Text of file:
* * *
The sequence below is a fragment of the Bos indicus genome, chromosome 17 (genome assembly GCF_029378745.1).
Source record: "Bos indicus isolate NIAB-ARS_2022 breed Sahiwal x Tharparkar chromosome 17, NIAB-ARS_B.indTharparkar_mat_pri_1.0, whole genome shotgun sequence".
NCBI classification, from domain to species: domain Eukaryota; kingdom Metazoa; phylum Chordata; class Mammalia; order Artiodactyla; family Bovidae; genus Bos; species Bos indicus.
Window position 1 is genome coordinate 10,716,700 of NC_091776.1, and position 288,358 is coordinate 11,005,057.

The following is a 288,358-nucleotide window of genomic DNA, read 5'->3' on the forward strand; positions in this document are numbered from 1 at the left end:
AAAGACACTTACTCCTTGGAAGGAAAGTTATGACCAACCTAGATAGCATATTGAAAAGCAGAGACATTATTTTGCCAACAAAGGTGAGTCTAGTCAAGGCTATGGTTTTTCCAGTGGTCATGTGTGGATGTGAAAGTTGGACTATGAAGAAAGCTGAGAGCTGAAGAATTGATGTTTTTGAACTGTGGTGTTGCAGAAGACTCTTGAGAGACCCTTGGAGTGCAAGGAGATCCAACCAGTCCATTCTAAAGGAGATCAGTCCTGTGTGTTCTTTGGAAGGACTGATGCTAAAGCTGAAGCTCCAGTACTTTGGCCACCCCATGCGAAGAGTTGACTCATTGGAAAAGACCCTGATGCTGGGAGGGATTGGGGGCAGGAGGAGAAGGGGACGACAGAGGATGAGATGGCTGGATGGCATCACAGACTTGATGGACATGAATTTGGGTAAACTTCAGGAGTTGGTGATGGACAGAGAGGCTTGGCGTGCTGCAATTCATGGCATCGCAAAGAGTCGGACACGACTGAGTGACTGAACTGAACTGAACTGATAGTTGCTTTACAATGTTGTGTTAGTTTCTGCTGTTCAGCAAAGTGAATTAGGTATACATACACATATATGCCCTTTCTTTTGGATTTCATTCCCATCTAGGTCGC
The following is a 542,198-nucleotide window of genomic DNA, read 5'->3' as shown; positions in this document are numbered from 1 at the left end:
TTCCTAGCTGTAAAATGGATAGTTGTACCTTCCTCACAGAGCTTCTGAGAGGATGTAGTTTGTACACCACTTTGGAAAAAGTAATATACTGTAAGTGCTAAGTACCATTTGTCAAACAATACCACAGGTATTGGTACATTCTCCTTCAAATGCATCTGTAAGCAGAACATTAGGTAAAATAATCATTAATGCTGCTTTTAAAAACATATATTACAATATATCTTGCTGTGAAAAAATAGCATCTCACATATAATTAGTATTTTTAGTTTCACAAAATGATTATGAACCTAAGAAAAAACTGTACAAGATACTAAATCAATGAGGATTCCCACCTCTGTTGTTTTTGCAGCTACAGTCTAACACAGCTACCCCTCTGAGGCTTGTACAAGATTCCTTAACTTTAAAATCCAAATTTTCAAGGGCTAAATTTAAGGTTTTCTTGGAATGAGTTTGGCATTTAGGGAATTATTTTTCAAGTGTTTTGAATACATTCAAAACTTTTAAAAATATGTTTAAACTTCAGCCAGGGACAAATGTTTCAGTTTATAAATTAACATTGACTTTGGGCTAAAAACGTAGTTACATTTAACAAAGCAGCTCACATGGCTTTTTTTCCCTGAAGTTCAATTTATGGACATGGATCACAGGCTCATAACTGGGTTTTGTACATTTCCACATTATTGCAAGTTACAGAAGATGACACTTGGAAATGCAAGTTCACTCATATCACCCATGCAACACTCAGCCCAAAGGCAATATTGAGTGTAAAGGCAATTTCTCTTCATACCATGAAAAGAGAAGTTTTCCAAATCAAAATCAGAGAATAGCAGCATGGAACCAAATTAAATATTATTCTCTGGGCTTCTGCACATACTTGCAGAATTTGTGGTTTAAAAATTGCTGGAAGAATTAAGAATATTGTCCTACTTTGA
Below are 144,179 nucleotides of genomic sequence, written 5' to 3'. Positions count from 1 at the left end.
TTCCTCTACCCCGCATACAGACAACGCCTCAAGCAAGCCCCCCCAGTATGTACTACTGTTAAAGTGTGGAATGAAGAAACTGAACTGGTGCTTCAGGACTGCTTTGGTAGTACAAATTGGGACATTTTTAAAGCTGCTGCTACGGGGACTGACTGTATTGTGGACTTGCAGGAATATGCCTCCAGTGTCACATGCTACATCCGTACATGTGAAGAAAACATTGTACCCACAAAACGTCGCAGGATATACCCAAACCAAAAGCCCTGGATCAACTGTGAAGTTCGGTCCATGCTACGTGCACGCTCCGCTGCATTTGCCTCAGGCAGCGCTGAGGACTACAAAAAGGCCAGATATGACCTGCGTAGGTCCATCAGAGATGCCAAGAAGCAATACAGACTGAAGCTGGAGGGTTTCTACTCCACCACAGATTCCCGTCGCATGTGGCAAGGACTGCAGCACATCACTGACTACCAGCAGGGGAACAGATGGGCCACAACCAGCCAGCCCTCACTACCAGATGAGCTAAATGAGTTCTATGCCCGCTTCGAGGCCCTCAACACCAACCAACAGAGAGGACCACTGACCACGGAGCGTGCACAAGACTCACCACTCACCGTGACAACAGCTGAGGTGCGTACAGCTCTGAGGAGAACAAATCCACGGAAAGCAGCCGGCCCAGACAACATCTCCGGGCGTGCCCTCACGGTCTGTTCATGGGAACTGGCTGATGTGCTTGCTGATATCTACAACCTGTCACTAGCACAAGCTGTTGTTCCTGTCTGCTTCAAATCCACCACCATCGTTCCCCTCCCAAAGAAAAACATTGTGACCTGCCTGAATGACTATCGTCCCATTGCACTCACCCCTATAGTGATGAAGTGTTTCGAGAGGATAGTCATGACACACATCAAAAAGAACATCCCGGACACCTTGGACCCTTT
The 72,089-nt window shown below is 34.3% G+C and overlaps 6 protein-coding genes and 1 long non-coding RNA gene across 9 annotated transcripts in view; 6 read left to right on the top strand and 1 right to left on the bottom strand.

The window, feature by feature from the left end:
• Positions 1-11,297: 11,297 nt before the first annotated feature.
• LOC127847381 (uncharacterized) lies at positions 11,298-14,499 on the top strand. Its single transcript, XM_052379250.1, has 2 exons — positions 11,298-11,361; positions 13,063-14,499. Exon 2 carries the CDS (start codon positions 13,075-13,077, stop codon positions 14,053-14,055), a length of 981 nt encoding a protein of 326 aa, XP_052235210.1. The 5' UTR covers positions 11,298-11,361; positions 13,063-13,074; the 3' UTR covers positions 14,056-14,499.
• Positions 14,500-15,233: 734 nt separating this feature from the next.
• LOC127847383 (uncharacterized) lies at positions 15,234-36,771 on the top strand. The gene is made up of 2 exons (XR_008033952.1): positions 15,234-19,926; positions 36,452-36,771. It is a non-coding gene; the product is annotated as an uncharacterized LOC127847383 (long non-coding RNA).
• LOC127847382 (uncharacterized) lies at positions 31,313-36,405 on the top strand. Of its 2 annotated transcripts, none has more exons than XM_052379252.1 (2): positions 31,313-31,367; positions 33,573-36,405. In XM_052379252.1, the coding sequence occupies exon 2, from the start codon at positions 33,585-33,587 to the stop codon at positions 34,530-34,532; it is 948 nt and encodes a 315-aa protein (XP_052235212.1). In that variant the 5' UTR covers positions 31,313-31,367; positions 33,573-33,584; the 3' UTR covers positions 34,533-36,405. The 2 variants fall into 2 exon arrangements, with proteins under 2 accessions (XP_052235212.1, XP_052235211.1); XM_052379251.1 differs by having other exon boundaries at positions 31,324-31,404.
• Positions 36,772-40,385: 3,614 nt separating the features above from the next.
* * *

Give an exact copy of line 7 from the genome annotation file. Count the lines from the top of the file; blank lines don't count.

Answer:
The following is a 542,198-nucleotide window of genomic DNA, read 5'->3' as shown; positions in this document are numbered from 1 at the left end: